by Judith A. Lerner
Metalworking in gold, silver, and bronze was one of the crafts in which Sogdian artisans particularly excelled. Many Sogdian metalwork shapes and techniques influenced Chinese metalwork and continued, with modifications over time, in Muslim Central Asia and Iran. The value of the Sogdian workmanship was such that their metalcrafts were traded extensively. Sogdian vessels—mainly silver—have been found in diverse regions of Asia, from points along the east–west Silk and northern Fur Routes in northern and southern Russia to areas of Central Asia beyond Sogdiana, and in China; Fig. 1.
Although often found with Sasanian silver vessels, no Sogdian vessels have yet been excavated in Iran, and with one exception, no Sogdian inscription has been found on Sasanian silver to indicate Sogdian ownership. What accounts for this? Most likely, it was the Sasanians’ “blockade” of Sogdian trade, especially silk, from their territory. True to the Chinese saying that “men of Sogdiana go wherever profit is to be found,” Sogdian merchants persuaded their new Turkic overlords to send a delegation to Constantinople via a northern route (avoiding Sasanian territory) to establish a market for Sogdian silk in Byzantium; Fig. 2.
At first glance, Sogdian metalwork resembles that of the Sasanians (and, indeed, some scholars still confuse the two), but differences, subtle and otherwise, differentiate them by shape, technique, and iconography. Boris I. Marshak, the Russian archaeologist most identified with the Sogdian town of Panjikent , as well as an expert on Sogdian metalwork, has demonstrated several characteristics of Sogdian vessels; Fig. 3.
Marshak determined that Sogdian vessels tend to be less massive than the Sasanian works, with different shapes, made using different techniques, and showing a greater dynamism in their designs. The static figures of ruling kings popular in Sasanian metalwork appear in Sogdian pieces only at the end of the 8th century, when Sogdiana finally came under Muslim rule. Instead, Sogdian artisans preferred medallions, each enclosing a single animal Figs. 4 and 5.
Because so little has been scientifically excavated, it is difficult to date Sogdian metalwork, but what survives comes mostly from the last centuries of the Sogdian city-states, the late 7th and 8th centuries. A few examples of metalwork, however, are later copies, thus providing evidence of the styles and subject matter of some Sogdian metalwork that is otherwise lost; Fig. 6.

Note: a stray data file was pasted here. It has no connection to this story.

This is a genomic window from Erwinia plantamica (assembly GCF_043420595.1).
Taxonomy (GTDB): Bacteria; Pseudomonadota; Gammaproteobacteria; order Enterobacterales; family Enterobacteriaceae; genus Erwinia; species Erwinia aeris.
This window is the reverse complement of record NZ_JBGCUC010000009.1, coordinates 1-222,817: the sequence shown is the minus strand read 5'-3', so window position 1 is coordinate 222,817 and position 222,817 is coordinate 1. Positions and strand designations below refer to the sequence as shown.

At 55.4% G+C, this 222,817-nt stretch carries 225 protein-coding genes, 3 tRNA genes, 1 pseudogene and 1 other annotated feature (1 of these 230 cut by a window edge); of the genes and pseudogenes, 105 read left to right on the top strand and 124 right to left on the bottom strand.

Furthermore, even though they are not actual vessels, we do get a sense of the sundry kinds of vessels and their decoration from the banqueting scenes painted at Panjikent Fig. 7 and 8. Among the varied containers for foods and liquids, we see a horn-shaped wine vessel, or rhyton, terminating in an animal head a tankardlike cup engraved with a female figure; and several shallow bowls with ring bases, also made for imbibing.
In addition to silver, Sogdian craftsmen fashioned vessels in gold, although only a single example survives Fig. 9. Its exact find spot is unknown, but it dates to the late 7th or early 8th century. Its handle is joined to its neck by the foreparts of a winged and horned dragon, a creature that has roots in ancient Eastern Iranian art and appears in metalwork of the early Islamic period. Similarly, the magnificent ewer emblazoned with a winged camel Figs. 10 and 11 shows the same type of handle attachment—an influence from Late Antique/Byzantine metalwork examples.
Sogdian metalwork greatly influenced that of Tang China, through imports as well as through Sogdian craftsmen working in China. We see this in the flat ring-matted background of Tang-period metalwork, which was reproduced on Tang-period ceramic ewers Fig. 13, themselves inspired by the shape of the Sogdian ewer. In like manner, the shape of the Freer Gallery cup is repeated by Tang silversmiths Fig. 14, although ultimately the shape is Greco-Roman. In fact, this cup, collected early in the last century, reportedly came from Luoyang 洛陽 (in Henan Province). Other vessels, including one akin to the fluted lion bowl in the Freer Gallery Fig. 15, were found near Xi’an 西安, and a wine service from a mid-6th-century tomb in Hebei Province contained a Chinese-made silver bowl inspired by Sogdian metalwork.
The Sogdian-inscribed piece is a silver-gilt plate showing a mounted hunter with a ram’s-horn headdress, fighting boar. Most likely made in the eastern part of the Sasanian Empire, in the former Kushan realm of Bactria (present-day northern Afghanistan), it bears in Sogdian the name of an owner and its weight. See Prudence O. Harper, Silver Vessels of the Sasanian Period: Volume One, Royal Imagery (New York: The Metropolitan Museum of Art, 1981), pl. 23.
Boris I. Marschak [Marschak/Maršak], Silberschätze des Orients: Metallkunst des 3.–13. Jahrhunderts und ihre Kontinuität (Leipzig: E. A. Seemann, 1986), 103.
Boris I. Marshak [Marschak/Maršak], “132. Set of Wine Vessels and a Tray,” in China: Dawn of a Golden Age, 200–750 AD, ed. James C. Y. Watt. (New York: The Metropolitan Museum of Art; New Haven, CT, and London: Yale University Press, 2004), 252–53.